Ah, Butter...pure, natural, rich and creamy...providing so much discussion, debate, food idioms, quotes, sayings, analogies...I love that this is one of the focuses for Allrecipes Allstars this
As a young, studious, science-minded teenager, I was enthralled over the fact that the pale yellow (usually rectangular) blocks that we kept either refrigerated or frozen, could be used as a spread,
in baking, sauce making and pan frying. To me, the science behind butter-use kept it distinct from most other cooking ingredients.
It had a definite melting point -- a point at which the butter fat would get warm enough and the emulsion would break, never to return.
If we left the butter out on the counter for too long, the excruciating Okinawa summer heat would turn the cool blocks into melted messes, completely gone.
We could rechill and refreeze all we wanted, but the butter was never the same again.
I also knew butter had a smoke point, when it would go past browning to burning.
I knew you could add air to butter through creaming it, where the whirring of the beaters would aerate the substance to the lightest texture.
It was amazing stuff, and perhaps more amazing to me because we didn't use it much, if at all, in the house I grew up in.
Neighbors would call to ask to borrow a cup of sugar and a stick of butter, and all I knew was that they would do something with it to turn it into super tasty chocolate chip cookies.
My Okinawan mother cooked in a traditional Okinawan and Japanese style.
We rarely used butter, although it was incorporated into our culinary customs that had become more westernized.
Butter, to us, was associated with American foods, to be used on dinner rolls, or toast.
Or, it was used in French cooking, which rarely happened in our household, but if we went to a French restaurant, everyone would nod at the deliciousness and say "bata".
I remember my grandmother taking a pat of butter out of a basket of rolls given to us once when we were dining out, and tasting it, thinking it would be cheese.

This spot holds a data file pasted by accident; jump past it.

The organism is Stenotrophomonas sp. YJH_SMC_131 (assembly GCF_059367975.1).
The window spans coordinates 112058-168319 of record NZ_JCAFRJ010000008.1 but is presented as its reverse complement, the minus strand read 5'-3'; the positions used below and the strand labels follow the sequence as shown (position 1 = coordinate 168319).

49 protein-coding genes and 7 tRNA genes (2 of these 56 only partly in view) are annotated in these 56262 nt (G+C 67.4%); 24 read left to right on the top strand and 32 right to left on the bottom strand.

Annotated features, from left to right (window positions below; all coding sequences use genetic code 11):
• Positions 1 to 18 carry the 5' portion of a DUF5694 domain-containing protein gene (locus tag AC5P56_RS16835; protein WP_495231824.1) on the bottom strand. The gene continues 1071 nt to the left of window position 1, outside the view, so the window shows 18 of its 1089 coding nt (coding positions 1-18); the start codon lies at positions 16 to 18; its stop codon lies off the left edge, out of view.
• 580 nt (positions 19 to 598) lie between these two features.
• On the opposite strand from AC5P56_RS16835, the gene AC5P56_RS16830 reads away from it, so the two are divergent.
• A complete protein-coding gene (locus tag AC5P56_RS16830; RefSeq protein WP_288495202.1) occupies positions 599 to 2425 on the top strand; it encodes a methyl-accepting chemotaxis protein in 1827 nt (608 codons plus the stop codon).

Her expression was priceless and seeing it in my mind still makes me laugh today.
Butter, or "bata" as pronounced in Japanese, can definitely be considered a symbol of western influence.
If used in Japanese cooking today, it will often be found compounded or mixed with very traditional flavors, like soy sauce, miso, garlic, sake, or even something citrusy.
As I went off to college in America, and learned to cook on my own, I began to discover the flavor that butter gives to meals and the value it serves in baking.
I learned that melted butter is great in sauces; that it is important in roux making; that unsalted butter should be used in baking because salt toughens the gluten in flour (another science fact).
I learned that a lot of men like to slather butter on steaks before grilling them.
But most importantly, I learned that the most common mistakes by cooks and bakers both is the care and handling of butter.
Butter is wonderful and best-tasting when kept fresh...cold to the touch but warm enough to spread.
I bought my first butter bell years ago where water acts as a seal in the crock to keep butter fresh, and we keep it on the counter in the winter, in the recesses of a dark cabinet during the summer.
Even becoming a more proficient (and competent?) cook, I could never get away from the science of butter.
When my kids were old enough, I showed them how to make butter at home.
We used their little baby food jars, filled them halfway with heavy cream, and they shook them with their toddler arms until the cream turned from a whipped consistency into a solid.
We talked about how the liquid left around the solid was buttermilk, and we pressed cheesecloth around the butter to remove the last of the buttermilk.
We spread their homemade butter onto blueberry muffins, hot from the oven, and enjoyed our afternoon treat.
It was fun!
My favorite ways to use butter? Penne in light butter, mixing honey into butter to top the beignets or crepes we make for our big Sunday breakfasts, using it when baking banana bread (or any baked good), buttercream frosting, butter lane cupcakes
(!!), butter pecan ice cream (does that count?), mashed potatoes (yummmm), French onion soup (or any soup for that matter)...the list could go on forever.
But, mostly, I have to say I go back to my roots...I love drizzling soy sauce into melted butter...and adding grilled mochi (pounded sticky rice) cakes on top of it, cooking it until it smells all caramely and fabulous. I serve it with
bits of nori, and voila...dessert! To me, butter does not get better than that. :)